Feb 072010
 
Authors: Ian Bezek

On Friday, the Associated Press reported a surprising story, saying, “No, maybe he can’t. President Barack Obama, who insisted he would succeed where other presidents had failed to fix the nation’s health care system, now concedes the effort may die in Congress.”

While it was obvious that support for health care reform had been sliding for months, most people still thought that a bill of some sort would still be hammered out. Now it appears that the surprising election of Sen. Brown (R-Mass.) has closed the door on health care reform.

Obama is still urging Congress to bring the legislation to a vote, but his concession will give more moderate Democrats an excuse to vote against the legislation –– which isn’t popular in their home districts –– and end health care reform.

Last spring, Obama said that he was “quite comfortable” with being a one-term president if he was able to pass his major initiatives. Now with health care reform and sweeping environmental changes stalled and the economy still suffering, the Obama administration must change tactics, or Obama will assuredly become a one-term president but without the accomplishment of passing his most desired proposals.

The Obama administration is now at a crossroads; it can follow in the path of either President Clinton or President Carter.

Obama shares similarities with both of the last two Democratic presidents; all three have gotten off to rough starts, as they quickly lost the support of many of their constituents. However, Carter would never recover from his initial swoon, his failed economic policies, unpopular foreign policy and his frequent feuding with the legislators of his own party doomed him.

President Clinton also got off to an unpopular start.

With complete control of Congress and the Senate, just as Obama has had, Clinton went hard to the left, attempting to pass a variety of unpopular liberal policies. Most notably, Clinton’s HilaryCare health care proposal was a dud –– Americans were no more eager for socialized medicine 15 years ago than they are today.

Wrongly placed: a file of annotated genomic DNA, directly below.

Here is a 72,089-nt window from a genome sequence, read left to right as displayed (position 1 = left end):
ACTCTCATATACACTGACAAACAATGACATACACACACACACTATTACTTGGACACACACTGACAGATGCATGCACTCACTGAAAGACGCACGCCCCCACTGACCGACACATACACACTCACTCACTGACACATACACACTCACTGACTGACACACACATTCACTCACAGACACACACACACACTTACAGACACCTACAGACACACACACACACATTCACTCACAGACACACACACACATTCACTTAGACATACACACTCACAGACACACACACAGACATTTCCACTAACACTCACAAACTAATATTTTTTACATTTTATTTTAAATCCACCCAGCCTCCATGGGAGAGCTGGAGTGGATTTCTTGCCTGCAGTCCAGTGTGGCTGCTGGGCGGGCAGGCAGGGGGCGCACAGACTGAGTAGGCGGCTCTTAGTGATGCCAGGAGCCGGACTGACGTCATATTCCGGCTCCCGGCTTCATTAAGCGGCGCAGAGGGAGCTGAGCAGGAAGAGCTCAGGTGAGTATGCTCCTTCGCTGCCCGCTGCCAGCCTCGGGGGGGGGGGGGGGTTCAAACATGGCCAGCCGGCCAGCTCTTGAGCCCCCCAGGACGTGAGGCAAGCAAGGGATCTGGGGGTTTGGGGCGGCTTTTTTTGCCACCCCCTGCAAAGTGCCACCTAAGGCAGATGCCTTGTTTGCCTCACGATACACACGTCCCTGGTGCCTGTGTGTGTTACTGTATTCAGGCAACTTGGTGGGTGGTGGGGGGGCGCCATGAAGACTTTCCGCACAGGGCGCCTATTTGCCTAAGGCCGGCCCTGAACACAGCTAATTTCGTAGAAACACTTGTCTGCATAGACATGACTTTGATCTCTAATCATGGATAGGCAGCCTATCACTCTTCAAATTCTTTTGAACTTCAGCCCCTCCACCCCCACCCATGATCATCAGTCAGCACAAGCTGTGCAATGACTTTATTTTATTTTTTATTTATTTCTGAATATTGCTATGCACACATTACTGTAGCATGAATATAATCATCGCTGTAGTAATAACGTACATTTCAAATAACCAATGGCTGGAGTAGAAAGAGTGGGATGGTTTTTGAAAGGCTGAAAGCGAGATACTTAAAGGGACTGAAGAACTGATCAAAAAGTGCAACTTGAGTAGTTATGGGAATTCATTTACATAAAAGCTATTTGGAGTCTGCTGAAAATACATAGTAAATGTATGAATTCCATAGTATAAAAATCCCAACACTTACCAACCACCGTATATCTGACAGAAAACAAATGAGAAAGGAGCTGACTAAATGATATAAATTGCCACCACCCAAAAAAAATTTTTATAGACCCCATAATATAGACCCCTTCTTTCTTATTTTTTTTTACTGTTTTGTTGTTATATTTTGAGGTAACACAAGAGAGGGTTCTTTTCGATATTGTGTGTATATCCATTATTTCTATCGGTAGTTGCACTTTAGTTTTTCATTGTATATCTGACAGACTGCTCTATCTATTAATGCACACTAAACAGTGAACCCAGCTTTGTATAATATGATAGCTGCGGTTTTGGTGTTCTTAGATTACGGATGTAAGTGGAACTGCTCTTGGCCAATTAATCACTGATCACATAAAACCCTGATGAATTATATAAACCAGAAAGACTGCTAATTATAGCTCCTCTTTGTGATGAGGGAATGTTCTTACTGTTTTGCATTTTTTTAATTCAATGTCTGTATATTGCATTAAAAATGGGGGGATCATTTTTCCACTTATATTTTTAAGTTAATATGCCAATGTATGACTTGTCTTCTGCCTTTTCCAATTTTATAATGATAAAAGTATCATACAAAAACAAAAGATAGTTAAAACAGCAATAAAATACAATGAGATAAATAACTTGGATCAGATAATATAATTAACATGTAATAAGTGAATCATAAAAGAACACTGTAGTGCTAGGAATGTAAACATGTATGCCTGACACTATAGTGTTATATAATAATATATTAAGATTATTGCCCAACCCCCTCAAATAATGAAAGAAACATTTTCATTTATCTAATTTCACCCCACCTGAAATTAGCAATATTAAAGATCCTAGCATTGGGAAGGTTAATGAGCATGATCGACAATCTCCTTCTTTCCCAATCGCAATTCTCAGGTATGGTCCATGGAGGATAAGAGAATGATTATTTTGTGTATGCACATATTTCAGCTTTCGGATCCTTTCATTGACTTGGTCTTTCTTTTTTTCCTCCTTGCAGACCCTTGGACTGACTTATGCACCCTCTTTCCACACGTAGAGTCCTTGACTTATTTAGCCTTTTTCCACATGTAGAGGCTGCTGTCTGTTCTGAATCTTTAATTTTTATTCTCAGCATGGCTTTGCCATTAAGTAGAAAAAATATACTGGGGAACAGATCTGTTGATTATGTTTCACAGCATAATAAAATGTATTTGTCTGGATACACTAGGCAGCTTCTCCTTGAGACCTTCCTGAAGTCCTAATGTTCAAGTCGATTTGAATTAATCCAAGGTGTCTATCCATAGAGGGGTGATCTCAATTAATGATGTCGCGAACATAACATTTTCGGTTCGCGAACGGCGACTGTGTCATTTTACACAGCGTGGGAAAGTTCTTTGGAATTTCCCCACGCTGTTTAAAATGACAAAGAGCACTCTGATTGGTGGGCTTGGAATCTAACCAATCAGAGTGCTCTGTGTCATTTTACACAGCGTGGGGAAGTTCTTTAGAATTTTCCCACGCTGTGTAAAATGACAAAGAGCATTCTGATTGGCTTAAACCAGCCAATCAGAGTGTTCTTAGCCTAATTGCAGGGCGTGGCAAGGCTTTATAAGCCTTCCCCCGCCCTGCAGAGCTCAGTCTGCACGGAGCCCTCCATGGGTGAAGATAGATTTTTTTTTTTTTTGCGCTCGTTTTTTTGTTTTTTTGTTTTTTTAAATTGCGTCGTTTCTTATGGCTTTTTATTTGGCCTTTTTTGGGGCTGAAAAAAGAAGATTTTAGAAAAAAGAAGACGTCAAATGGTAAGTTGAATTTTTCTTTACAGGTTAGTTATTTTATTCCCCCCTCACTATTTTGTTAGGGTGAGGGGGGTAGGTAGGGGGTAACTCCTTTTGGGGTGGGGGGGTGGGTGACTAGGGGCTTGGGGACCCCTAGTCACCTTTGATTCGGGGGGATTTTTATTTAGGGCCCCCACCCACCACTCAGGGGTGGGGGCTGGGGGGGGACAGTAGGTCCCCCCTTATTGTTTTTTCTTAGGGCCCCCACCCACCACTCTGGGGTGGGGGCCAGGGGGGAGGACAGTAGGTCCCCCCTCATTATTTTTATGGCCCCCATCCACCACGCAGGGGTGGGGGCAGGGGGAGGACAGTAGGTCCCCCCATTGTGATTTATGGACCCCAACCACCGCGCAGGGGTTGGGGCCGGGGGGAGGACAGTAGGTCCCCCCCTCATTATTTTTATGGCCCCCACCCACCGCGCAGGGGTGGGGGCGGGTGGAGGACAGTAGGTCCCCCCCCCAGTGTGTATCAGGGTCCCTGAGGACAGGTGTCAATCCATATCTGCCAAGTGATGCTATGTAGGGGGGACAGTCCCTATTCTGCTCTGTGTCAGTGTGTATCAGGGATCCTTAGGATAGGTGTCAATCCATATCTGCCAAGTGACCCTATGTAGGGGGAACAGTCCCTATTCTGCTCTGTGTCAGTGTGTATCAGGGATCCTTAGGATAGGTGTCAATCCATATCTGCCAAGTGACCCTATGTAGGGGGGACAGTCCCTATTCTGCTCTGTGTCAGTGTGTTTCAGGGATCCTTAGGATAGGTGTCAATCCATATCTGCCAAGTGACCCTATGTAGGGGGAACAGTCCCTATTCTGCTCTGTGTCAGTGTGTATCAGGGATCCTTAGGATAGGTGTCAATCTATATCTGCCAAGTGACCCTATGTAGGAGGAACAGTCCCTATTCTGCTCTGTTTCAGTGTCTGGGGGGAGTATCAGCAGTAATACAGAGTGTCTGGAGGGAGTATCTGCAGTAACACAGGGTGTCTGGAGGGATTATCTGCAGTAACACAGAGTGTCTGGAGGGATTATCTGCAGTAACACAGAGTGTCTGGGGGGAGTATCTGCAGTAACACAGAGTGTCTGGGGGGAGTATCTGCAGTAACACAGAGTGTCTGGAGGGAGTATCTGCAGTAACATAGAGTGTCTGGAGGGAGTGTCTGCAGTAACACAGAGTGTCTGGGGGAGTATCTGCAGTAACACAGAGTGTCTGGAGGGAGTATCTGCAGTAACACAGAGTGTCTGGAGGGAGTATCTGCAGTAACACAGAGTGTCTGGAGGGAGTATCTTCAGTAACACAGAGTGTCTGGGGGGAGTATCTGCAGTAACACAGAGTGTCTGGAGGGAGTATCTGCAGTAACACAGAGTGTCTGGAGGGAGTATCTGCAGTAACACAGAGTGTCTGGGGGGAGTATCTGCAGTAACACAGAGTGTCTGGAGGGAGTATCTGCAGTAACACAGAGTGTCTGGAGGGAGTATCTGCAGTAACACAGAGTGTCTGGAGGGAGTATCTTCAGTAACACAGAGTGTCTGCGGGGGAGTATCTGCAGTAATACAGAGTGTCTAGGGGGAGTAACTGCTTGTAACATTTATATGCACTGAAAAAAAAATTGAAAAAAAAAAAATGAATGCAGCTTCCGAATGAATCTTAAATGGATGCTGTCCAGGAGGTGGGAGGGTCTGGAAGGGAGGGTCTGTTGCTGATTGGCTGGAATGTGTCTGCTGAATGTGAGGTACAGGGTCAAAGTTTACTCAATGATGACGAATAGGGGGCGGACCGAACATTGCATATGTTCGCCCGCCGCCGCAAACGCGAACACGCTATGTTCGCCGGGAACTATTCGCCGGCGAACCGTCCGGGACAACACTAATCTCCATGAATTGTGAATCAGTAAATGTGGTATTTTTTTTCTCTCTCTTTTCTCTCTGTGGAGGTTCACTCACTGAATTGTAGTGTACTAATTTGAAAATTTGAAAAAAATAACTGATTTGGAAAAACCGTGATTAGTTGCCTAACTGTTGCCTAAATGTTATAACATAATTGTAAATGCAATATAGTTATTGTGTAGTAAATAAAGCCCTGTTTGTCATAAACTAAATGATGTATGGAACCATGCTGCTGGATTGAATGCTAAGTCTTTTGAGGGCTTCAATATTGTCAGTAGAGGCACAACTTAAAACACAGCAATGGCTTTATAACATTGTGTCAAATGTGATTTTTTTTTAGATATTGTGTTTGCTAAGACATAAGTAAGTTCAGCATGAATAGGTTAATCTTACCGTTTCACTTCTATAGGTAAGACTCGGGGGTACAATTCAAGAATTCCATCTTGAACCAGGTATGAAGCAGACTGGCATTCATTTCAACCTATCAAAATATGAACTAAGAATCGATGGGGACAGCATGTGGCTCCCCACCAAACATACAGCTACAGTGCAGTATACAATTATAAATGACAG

Clinton became so unpopular so quickly that it led to devastating losses in the midterm elections of 1994, in which the “Republican Revolution” swept into Washington D.C., winning 54 Congress seats and eight Senate seats, both absurdly high totals.

But Clinton was able to right his ship. How’d he do it? He went to the center, passing sensible moderate legislation that was genuinely bipartisan and appealed to a wide range of voters.
His welfare reform that demanded that people receiving assistance at least, gasp, try to find work was a popular piece of legislation that found support on both sides of the aisle.

His balanced budgets were a rare feature of recent American politics that won him accolades from many. And his sober-minded foreign policy (excluding Kosovo) won the respect of both Americans and the world as a whole.

His governance was so good, in fact that he was able to recover not only from the “Republican Revolution” but also the numerous scandals, both fiscal and sexual.

Obviously, if Obama wants to have at least a decent presidency, he needs to follow in Clinton’s footsteps, not Carter’s, and run toward the center. His election in 2008 was a rejection of President Bush’s failed policies, not a mandate for socialism.

Obama’s plummeting approval rating and Democrats’ inability to hold Senate seats in liberal bastions such as Massachusetts show that Americans are over their rage at Republicans and have returned to being worried about the growth of our bloated, feeble and bankrupt federal government.

People don’t want to talk about the budget deficit; they want it actually balanced, as Clinton did. They don’t want the President to feel our economic pain, as Carter did, they want him to actually make meaningful reforms to the financial system rather than staying in bed with Wall Street as Obama has done.

Obama should realize one thing, if he keeps pushing his liberal agenda to an unreceptive public, he will follow in the steps of Carter. And Carter won all of six states in his pitiful re-election campaign; in fact Carter’s presidency was so bad it set the stage for a decade of unchecked Republican rule.

That’d be a heck of a legacy to leave, President Obama.

Editorials Editor Ian Bezek is a senior economics major. His column appears Mondays in the Collegian. Letters and feedback can be sent to letters@collegian.com

 Posted by at 1:45 pm

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